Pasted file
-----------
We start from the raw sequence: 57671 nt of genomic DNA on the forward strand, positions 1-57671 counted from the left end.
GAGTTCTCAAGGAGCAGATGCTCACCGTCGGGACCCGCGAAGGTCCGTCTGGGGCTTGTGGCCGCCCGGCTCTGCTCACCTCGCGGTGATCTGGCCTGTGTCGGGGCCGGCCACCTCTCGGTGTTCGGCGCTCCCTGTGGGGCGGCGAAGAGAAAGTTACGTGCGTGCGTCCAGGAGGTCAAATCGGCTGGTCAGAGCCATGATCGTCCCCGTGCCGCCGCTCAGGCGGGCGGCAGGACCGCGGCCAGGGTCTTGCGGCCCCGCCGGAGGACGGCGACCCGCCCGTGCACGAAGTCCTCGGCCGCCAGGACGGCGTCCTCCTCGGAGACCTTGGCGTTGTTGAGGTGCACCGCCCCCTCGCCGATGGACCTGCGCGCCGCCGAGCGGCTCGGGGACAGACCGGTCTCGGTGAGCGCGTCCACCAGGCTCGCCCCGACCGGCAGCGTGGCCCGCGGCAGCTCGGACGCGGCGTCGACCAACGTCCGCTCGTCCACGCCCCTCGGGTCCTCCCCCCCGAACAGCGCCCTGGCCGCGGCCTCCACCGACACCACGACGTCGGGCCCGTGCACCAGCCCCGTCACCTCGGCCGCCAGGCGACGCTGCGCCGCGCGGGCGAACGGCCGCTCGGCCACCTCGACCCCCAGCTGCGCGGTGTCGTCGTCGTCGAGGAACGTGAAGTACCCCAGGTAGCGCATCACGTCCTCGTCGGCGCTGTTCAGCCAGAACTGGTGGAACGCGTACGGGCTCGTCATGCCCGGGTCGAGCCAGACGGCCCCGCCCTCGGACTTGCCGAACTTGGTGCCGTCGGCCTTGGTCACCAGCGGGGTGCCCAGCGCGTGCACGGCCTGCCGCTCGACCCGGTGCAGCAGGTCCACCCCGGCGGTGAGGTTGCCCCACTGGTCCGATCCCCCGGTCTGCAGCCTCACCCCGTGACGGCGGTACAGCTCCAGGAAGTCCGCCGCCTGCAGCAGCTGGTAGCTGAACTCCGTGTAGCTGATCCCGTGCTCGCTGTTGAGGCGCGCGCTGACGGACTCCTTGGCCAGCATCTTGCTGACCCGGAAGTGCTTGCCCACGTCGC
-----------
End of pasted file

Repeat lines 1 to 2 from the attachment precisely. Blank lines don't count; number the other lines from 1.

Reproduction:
We start from the raw sequence: 57671 nt of genomic DNA on the forward strand, positions 1-57671 counted from the left end.
GAGTTCTCAAGGAGCAGATGCTCACCGTCGGGACCCGCGAAGGTCCGTCTGGGGCTTGTGGCCGCCCGGCTCTGCTCACCTCGCGGTGATCTGGCCTGTGTCGGGGCCGGCCACCTCTCGGTGTTCGGCGCTCCCTGTGGGGCGGCGAAGAGAAAGTTACGTGCGTGCGTCCAGGAGGTCAAATCGGCTGGTCAGAGCCATGATCGTCCCCGTGCCGCCGCTCAGGCGGGCGGCAGGACCGCGGCCAGGGTCTTGCGGCCCCGCCGGAGGACGGCGACCCGCCCGTGCACGAAGTCCTCGGCCGCCAGGACGGCGTCCTCCTCGGAGACCTTGGCGTTGTTGAGGTGCACCGCCCCCTCGCCGATGGACCTGCGCGCCGCCGAGCGGCTCGGGGACAGACCGGTCTCGGTGAGCGCGTCCACCAGGCTCGCCCCGACCGGCAGCGTGGCCCGCGGCAGCTCGGACGCGGCGTCGACCAACGTCCGCTCGTCCACGCCCCTCGGGTCCTCCCCCCCGAACAGCGCCCTGGCCGCGGCCTCCACCGACACCACGACGTCGGGCCCGTGCACCAGCCCCGTCACCTCGGCCGCCAGGCGACGCTGCGCCGCGCGGGCGAACGGCCGCTCGGCCACCTCGACCCCCAGCTGCGCGGTGTCGTCGTCGTCGAGGAACGTGAAGTACCCCAGGTAGCGCATCACGTCCTCGTCGGCGCTGTTCAGCCAGAACTGGTGGAACGCGTACGGGCTCGTCATGCCCGGGTCGAGCCAGACGGCCCCGCCCTCGGACTTGCCGAACTTGGTGCCGTCGGCCTTGGTCACCAGCGGGGTGCCCAGCGCGTGCACGGCCTGCCGCTCGACCCGGTGCAGCAGGTCCACCCCGGCGGTGAGGTTGCCCCACTGGTCCGATCCCCCGGTCTGCAGCCTCACCCCGTGACGGCGGTACAGCTCCAGGAAGTCCGCCGCCTGCAGCAGCTGGTAGCTGAACTCCGTGTAGCTGATCCCGTGCTCGCTGTTGAGGCGCGCGCTGACGGACTCCTTGGCCAGCATCTTGCTGACCCGGAAGTGCTTGCCCACGTCGC